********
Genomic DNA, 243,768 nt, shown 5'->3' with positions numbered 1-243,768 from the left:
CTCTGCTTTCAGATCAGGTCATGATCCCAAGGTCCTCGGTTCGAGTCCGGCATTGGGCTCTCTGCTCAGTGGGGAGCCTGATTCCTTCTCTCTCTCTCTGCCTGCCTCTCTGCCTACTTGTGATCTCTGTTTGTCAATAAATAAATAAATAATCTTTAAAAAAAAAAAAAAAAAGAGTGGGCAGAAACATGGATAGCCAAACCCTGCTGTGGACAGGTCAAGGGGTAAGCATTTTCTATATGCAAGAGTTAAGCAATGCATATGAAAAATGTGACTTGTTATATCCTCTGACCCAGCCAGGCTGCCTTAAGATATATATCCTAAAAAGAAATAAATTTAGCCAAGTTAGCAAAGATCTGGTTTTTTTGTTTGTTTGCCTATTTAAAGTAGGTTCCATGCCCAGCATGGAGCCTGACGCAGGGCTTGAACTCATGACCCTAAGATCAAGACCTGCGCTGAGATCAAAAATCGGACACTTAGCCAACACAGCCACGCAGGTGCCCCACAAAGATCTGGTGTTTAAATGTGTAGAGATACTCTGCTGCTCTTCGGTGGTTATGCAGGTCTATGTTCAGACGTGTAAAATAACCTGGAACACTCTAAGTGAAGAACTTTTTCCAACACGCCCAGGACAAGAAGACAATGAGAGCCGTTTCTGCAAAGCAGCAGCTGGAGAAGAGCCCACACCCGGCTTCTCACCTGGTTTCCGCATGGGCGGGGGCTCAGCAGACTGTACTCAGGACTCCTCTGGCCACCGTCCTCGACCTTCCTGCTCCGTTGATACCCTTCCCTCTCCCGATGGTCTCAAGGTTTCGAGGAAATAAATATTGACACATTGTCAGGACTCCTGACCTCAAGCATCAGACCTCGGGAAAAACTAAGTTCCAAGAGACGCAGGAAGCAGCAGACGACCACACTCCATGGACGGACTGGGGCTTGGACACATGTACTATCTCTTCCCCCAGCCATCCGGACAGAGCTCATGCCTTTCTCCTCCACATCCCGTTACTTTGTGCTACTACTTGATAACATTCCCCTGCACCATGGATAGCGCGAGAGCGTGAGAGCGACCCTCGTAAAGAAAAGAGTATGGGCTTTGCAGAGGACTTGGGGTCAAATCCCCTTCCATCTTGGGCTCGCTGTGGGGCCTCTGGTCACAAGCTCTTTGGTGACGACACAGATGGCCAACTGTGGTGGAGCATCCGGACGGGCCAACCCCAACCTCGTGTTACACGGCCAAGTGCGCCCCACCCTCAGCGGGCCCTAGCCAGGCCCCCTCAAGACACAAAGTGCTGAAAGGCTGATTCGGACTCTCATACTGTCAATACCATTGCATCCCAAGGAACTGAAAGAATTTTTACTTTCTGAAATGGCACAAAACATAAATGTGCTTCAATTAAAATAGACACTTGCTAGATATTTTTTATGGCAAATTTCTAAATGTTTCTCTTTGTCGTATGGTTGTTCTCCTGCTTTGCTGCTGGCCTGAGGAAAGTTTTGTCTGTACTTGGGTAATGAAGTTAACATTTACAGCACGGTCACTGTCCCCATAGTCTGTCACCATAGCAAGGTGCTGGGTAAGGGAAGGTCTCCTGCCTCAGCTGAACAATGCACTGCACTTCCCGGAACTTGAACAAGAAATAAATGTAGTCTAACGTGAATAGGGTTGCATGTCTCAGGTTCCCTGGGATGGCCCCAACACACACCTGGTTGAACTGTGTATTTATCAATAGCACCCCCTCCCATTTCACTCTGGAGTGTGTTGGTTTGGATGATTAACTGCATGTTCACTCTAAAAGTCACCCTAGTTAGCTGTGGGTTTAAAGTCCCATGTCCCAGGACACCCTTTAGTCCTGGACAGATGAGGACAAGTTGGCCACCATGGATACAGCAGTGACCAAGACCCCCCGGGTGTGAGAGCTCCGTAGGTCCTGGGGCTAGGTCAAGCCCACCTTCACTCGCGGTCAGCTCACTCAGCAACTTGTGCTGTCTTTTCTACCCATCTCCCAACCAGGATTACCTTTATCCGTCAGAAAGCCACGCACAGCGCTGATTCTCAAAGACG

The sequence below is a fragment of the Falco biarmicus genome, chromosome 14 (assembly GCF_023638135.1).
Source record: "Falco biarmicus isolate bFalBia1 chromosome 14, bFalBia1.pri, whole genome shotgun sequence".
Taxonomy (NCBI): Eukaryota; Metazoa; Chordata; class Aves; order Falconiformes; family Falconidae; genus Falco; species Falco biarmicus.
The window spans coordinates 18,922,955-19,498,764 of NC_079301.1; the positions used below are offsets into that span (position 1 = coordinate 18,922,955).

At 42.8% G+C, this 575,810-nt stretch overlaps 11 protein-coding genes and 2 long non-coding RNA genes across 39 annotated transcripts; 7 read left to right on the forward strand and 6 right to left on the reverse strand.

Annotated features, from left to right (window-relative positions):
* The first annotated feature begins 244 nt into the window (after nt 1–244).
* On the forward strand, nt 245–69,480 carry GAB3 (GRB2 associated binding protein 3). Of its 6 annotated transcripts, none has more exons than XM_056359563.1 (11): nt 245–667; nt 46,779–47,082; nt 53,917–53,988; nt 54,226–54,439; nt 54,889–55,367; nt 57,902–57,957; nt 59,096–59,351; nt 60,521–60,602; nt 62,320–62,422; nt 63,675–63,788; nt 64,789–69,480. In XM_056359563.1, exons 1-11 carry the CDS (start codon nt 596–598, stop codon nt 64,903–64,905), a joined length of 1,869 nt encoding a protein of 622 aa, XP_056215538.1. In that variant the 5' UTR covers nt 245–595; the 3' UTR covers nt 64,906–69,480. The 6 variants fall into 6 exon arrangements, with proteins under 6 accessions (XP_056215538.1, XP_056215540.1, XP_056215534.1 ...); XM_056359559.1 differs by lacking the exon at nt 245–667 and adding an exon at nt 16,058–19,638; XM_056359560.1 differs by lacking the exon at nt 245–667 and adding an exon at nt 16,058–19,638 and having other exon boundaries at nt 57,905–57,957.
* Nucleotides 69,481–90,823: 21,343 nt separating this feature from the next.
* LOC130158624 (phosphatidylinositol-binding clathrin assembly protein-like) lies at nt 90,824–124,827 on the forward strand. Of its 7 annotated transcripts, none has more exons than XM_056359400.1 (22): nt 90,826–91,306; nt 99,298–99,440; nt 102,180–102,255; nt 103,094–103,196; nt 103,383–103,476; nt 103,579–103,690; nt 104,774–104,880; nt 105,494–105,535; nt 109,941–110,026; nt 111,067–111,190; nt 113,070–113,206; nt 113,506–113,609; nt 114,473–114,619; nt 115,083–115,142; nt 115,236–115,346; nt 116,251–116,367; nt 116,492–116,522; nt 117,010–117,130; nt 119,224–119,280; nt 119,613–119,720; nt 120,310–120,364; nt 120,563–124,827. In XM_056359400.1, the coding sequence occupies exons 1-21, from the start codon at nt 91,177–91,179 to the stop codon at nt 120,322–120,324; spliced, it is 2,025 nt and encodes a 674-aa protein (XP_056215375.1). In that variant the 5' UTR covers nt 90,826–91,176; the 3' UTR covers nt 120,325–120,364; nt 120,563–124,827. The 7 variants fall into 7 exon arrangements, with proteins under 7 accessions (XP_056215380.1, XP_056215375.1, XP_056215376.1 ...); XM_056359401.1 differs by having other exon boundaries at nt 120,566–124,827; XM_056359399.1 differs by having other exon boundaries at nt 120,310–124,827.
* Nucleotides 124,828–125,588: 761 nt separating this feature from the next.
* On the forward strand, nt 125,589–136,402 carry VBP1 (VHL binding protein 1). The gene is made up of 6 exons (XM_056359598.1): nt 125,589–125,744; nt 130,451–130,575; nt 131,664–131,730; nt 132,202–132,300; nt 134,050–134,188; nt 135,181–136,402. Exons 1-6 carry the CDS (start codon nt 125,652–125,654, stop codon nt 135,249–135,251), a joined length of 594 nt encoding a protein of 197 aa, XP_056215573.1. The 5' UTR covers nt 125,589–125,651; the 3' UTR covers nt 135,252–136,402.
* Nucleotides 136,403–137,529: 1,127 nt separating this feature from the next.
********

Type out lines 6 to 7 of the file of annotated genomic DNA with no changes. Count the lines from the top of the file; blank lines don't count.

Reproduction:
The window spans coordinates 18,922,955-19,498,764 of NC_079301.1; the positions used below are offsets into that span (position 1 = coordinate 18,922,955).

At 42.8% G+C, this 575,810-nt stretch overlaps 11 protein-coding genes and 2 long non-coding RNA genes across 39 annotated transcripts; 7 read left to right on the forward strand and 6 right to left on the reverse strand.